While we wait for our final approval from the bank, which is taking FOREVER, here are some of the top features that will make our house use less energy and have a smaller eco-footprint.
- SIPs Panels–Our house will be built out of structural insulated panels, which are manufactured and cut to shape in a factory, and then assembled on our lot. These panels have a super-high R value and make it possible to make the house virtually airtight.
- Air-to-Water Heat Pump–The hot water for our radiant floors and taps is generated with a Unichiller heat pump that was actually designed for industrial refrigeration. As far as we know, we’ll be one of the first houses to be using this innovative design, which uses about 2/3 less electricity to heat the water to the temperature we need than a conventional electric boiler.
- Solar Panels–The PV array on our roof will have the capacity to produce nearly 6,000 watts of electricity. This is enough for all our heating, cooking, lighting, and other electric needs. We’ll be able to monitor each panel’s production from the internet or a smart phone.
- Triple-Pane Windows–We’ll be installing windows from Vinyltek with three panes of glass with an inert gas inside. These high-performing windows have vinyl frames, so they’re a lot cheaper than many wood-framed (and much less efficient) double-pane windows.
- Passive Solar Gain–Getting plenty of sunlight has always been a top priority for us (especially for Alex who grew up in New Mexico), so we only considered south-facing lots. We also had the architect add more glass on the front of the house. We’ll not only have lots of daylight streaming in, but the sun will heat up the concrete floors, which hold the heat into the night.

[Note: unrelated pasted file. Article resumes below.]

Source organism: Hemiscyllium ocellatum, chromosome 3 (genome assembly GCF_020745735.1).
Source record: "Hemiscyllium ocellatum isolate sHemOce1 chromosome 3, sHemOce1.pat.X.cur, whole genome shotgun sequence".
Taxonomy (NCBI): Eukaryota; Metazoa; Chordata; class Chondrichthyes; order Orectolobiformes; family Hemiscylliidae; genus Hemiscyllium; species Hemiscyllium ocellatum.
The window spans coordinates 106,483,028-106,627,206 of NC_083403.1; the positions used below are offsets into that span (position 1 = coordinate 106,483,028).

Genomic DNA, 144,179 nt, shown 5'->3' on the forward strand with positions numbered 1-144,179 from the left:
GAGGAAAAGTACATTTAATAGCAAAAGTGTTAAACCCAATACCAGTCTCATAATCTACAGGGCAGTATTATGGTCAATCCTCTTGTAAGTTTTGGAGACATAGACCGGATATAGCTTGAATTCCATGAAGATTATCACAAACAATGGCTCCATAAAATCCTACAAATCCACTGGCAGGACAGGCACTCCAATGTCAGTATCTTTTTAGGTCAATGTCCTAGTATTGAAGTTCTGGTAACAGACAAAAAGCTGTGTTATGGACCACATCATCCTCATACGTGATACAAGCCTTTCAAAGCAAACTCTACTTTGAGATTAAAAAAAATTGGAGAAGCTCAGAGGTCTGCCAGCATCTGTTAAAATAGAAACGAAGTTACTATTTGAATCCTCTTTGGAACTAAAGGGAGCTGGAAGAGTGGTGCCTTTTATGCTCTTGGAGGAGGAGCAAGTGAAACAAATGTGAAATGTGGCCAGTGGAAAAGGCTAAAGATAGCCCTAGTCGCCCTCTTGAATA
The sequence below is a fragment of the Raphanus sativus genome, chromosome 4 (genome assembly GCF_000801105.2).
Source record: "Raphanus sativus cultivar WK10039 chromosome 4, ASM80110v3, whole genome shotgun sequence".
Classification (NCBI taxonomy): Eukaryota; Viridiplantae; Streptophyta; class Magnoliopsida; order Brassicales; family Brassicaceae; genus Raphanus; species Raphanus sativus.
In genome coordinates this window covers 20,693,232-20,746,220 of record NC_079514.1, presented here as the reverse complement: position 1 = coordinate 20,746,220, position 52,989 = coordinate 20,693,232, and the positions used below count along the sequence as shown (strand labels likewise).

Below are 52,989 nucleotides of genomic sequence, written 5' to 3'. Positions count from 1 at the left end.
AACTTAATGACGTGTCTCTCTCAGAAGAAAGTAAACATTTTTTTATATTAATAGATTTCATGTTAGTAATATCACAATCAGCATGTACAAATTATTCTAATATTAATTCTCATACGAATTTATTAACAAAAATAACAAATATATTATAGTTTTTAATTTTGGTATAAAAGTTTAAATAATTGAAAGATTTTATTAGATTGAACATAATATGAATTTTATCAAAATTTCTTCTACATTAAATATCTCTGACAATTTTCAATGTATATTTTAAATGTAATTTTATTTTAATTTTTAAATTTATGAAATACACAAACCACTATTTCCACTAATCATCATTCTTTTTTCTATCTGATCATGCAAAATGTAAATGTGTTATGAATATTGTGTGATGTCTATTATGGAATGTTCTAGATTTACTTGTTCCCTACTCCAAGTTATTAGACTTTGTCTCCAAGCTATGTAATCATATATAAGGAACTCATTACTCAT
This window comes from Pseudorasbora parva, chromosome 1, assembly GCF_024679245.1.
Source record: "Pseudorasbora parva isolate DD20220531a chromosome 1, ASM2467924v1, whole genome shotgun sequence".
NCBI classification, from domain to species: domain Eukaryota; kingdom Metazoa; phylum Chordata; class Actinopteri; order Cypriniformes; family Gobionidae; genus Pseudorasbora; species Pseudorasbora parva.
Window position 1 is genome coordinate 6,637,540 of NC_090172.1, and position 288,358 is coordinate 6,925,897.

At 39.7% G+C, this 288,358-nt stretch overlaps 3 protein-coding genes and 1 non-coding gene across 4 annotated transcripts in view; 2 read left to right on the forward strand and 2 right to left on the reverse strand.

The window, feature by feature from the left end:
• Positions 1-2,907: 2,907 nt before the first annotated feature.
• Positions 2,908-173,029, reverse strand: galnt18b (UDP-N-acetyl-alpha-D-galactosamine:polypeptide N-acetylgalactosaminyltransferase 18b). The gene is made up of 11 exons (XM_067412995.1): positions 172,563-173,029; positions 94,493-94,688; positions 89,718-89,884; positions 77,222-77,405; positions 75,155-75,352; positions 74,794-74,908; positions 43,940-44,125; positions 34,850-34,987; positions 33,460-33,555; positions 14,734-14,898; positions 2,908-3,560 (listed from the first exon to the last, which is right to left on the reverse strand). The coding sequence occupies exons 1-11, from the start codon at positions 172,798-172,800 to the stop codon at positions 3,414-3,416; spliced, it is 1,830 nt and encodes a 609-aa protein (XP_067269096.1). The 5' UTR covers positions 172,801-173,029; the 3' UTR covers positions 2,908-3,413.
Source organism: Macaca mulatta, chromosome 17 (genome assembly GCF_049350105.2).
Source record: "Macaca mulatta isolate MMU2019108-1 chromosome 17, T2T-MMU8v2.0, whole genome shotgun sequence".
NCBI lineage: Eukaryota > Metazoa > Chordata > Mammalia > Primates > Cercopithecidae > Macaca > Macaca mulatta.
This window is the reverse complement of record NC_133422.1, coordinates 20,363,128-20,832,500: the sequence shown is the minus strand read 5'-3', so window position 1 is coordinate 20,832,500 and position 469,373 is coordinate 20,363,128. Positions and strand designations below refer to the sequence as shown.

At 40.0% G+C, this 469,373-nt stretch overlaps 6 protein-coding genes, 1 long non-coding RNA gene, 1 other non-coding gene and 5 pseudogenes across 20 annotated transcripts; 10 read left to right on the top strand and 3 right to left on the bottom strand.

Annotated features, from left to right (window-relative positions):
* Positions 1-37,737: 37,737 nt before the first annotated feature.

- Rain Garden–All the runoff from our roof will flow through a pipe into a rain garden in our backyard. This shallow trench is planted with a variety of native species, such as dogwood, that will suck up some of the water, and the rest will filter slowly through layers of gravel into the ground. This keeps water and dirt from running into the street and on into the Puget Sound.
- Stained Concrete Floors–Our house will be built on a concrete slab rather than a basement. This makes for less space to heat and eliminates that moldy basement smell found in so many Seattle houses. It also saves on flooring materials: we just stain and polish the slab for a beautiful, durable floor.
- Reclaimed Materials–We’re going to incorporate cast-iron tubs that were taken from other houses. We also plan on using recycled hardwood flooring upstairs or use the “throwaway” pieces that were left over from new palettes of flooring.
- No-VOC Paint–All our exterior and interior paint will emit no volatile organic compounds (you know, that headache-inducing new paint smell). These new paints are easy to use, last just as long as traditional paints, and only cost a tiny bit more.
- Minimalist Engineering–The engineer on the project has developed computer software that helps calculate the minimal amount of materials needed to acheive the structural integrity the house needs. Most houses are overbuilt with headers that are too thick, studs that are too close together, and generally too much wood.